What is a lead magnet?
A lead magnet is a conversion rate optimization tactic or hack which provides information usually in the form of a PDF or graphic which is placed on a website in exchange for contact information. The contact information is used as a lead or email list. The key to a successful lead magnet is understanding what the visitor really wants or needs that is related to their job or personal life. Your offer must be relevant and provide value in order for the visitor to be converted. It doesn’t have to be complicated, but it does need to be specific. Lead magnets can be used in social and viral campaigns as well as paid advertising.
In order for a lead magnet to have an impact, it must offer a big value within a few minutes of the visitor clicking the submit button. The most common type of lead magnet is a report or a guide or a checklist that interests your target market. Other types of lead magnets are info-graphics that explain a product or a process using pictures and graphic images and videos.
Key takeaway – lead magnets solve a specific problem with a specific solution for a specific audience in exchange for contact information.
A lead magnet triggered for the user to see at the right time in their customer journey can have a conversion rate range from 3% to 40%. The average lead magnet conversion rate is in the 10% to 20% range.
How do you start with lead magnets?
The first thing you need to know is who is your target market. Know your audience, who they are, what they want and why they buy. Think about what your target audience is interested in and what will make their day or their job better. It does not necessarily have to be 100% connected to what your business does. For example, a coffee bean wholesale company could have a lead magnet called “7 things that cause coffee shops to fail.” The coffee shop owner will want to read this and in doing so will learn about a coffee bean wholesaler. If you don’t target the lead magnet to your target market, then you will collect poor quality leads.
What are some examples of lead magnets?
The most popular lead magnet is the checklist. In most cases, a checklist has a high conversion rate because it is easy to consume. A checklist condenses a ton of information into a list of action items. You can take all the content from a blog post and turn it into a checklist, which is a quick and easy method to re-purpose your content.
Another common lead magnet is the cheat sheet. It’s similar to a checklist but it tends to focus on a specific process or a set of guidelines that the user can follow to achieve a specific outcome. Why are cheat sheets so popular? Because the user associates a cheat sheet with acing a test – getting an A without studying. Cheat sheets are shortcuts to success and remove the requirement to think.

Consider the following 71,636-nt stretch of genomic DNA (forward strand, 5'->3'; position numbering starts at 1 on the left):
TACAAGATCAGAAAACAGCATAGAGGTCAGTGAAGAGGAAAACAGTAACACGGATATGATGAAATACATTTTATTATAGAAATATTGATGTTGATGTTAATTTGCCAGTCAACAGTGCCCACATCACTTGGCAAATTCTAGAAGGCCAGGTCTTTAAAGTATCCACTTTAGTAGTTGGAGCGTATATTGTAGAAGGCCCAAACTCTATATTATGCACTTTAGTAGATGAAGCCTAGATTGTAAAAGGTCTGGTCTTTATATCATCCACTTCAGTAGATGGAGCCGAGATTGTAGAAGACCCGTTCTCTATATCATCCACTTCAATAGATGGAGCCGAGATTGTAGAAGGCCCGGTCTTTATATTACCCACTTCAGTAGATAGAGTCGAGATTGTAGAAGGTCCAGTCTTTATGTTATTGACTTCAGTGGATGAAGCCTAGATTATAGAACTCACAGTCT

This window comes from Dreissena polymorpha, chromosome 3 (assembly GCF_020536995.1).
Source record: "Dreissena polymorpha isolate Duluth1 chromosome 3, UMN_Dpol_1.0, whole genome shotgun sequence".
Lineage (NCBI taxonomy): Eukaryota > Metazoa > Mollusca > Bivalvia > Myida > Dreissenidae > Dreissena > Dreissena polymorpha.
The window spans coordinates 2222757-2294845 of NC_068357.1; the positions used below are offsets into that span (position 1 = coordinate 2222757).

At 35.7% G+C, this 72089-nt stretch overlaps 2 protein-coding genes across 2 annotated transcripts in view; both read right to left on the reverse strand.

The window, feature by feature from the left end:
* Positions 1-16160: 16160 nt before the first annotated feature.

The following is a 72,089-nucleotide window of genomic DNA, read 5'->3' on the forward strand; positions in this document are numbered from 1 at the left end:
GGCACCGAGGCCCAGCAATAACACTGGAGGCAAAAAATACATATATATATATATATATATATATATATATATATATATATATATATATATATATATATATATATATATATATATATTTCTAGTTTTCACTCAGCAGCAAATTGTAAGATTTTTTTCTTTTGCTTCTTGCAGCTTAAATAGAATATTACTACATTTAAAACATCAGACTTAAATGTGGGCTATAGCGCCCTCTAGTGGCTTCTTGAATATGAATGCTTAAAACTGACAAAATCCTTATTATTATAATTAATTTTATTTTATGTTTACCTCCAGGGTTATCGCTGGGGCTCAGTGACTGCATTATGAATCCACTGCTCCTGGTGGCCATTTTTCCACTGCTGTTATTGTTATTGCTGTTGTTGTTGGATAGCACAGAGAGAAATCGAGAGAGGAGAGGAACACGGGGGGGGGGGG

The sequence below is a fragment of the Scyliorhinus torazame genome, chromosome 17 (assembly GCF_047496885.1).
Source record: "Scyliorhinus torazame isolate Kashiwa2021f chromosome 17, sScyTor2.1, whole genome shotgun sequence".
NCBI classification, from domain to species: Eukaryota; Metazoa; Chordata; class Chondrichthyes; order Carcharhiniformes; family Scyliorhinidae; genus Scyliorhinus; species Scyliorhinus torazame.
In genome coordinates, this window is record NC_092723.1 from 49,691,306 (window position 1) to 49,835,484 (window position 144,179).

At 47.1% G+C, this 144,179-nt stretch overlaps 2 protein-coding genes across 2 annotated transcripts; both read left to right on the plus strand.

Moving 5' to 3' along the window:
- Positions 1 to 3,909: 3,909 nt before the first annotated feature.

Info-graphics can show a lot of information in a quick format. This can be used to help the reader understand a market or industry trends.
A less common lead magnet is the sample. A sample is something you provide to your audience that gives them an example to follow. For instance, if you sell software that builds price quotes for clients, you can offer a free sample of the quote form. The user gets to see what the quote form looks like, and they also get to see the extra features that your software provides to help them create their own quote forms.
E-books like this one are another way to build your email list and present useful and helpful information.
How do I build a lead magnet?
One way to build a lead magnet is to capture users on your site just when they are leaving your site. The Ometrics exit intent popups allow you to upload your lead magnet or point a URL to the lead magnet on your server. The process would be like this:
- Create your popup and select how the users trigger it, such as on exit, on a specific page, the second time they visit the site, after scrolling to the bottom, etc. There are different triggers for mobile users such as showing a banner asking if they are interested.
- The user can fill out the form on the popup, which typically asks for an email address. When they click submit, the lead magnet is viewed for download or the user is pointed to a different page on the site.
Once your lead magnet is created you have a couple choices in delivering it.
- Create a landing page with a form. The page should show a picture of the lead magnet and a couple bullets of the benefits.
- Once the form is submitted you can either email the lead magnet automatically or point them to the lead magnet PDF or image to view and download.
Now that you know more about lead magnets, how do you think they will work on your site? Give us your comments and feedback about your experience with lead magnets.
Latest posts by Greg Ahern (see all)
- The Chatbot Ecommerce Invasion - August 1, 2018
- How Chatbots Add A Touch Of Humanity & Increase Your Online Sales - July 18, 2018
- How to Build a Chatbot - May 15, 2018